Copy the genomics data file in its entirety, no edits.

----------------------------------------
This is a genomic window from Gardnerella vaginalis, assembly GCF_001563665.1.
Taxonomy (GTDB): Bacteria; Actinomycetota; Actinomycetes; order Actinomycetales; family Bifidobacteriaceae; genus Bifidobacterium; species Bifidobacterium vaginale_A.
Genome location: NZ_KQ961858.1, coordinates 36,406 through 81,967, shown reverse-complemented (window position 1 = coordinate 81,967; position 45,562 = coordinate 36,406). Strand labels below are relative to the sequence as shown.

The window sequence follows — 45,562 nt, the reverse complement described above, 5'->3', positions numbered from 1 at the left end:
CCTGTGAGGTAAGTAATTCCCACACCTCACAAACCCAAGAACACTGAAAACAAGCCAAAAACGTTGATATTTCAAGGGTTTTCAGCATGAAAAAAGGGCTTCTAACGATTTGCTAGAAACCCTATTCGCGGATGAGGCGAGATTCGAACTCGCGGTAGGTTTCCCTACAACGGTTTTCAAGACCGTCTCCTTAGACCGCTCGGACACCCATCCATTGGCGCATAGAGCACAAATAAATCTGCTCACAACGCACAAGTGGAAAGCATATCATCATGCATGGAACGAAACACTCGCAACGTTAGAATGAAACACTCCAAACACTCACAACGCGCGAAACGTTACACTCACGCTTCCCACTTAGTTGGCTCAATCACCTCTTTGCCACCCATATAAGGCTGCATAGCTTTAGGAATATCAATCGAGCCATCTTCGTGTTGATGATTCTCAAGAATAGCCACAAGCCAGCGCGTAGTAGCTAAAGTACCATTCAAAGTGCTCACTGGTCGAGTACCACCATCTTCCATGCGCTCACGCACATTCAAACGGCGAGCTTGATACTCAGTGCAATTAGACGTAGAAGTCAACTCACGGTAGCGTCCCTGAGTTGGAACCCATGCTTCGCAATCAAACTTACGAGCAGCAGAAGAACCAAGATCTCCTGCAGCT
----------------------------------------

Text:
This is a genomic window from Gardnerella vaginalis, assembly GCF_001563665.1.
Taxonomy (GTDB): Bacteria; Actinomycetota; Actinomycetes; order Actinomycetales; family Bifidobacteriaceae; genus Bifidobacterium; species Bifidobacterium vaginale_A.
Genome location: NZ_KQ961858.1, coordinates 36,406 through 81,967, shown reverse-complemented (window position 1 = coordinate 81,967; position 45,562 = coordinate 36,406). Strand labels below are relative to the sequence as shown.

The window sequence follows — 45,562 nt, the reverse complement described above, 5'->3', positions numbered from 1 at the left end:
CCTGTGAGGTAAGTAATTCCCACACCTCACAAACCCAAGAACACTGAAAACAAGCCAAAAACGTTGATATTTCAAGGGTTTTCAGCATGAAAAAAGGGCTTCTAACGATTTGCTAGAAACCCTATTCGCGGATGAGGCGAGATTCGAACTCGCGGTAGGTTTCCCTACAACGGTTTTCAAGACCGTCTCCTTAGACCGCTCGGACACCCATCCATTGGCGCATAGAGCACAAATAAATCTGCTCACAACGCACAAGTGGAAAGCATATCATCATGCATGGAACGAAACACTCGCAACGTTAGAATGAAACACTCCAAACACTCACAACGCGCGAAACGTTACACTCACGCTTCCCACTTAGTTGGCTCAATCACCTCTTTGCCACCCATATAAGGCTGCATAGCTTTAGGAATATCAATCGAGCCATCTTCGTGTTGATGATTCTCAAGAATAGCCACAAGCCAGCGCGTAGTAGCTAAAGTACCATTCAAAGTGCTCACTGGTCGAGTACCACCATCTTCCATGCGCTCACGCACATTCAAACGGCGAGCTTGATACTCAGTGCAATTAGACGTAGAAGTCAACTCACGGTAGCGTCCCTGAGTTGGAACCCATGCTTCGCAATCAAACTTACGAGCAGCAGAAGAACCAAGATCTCCTGCAGCT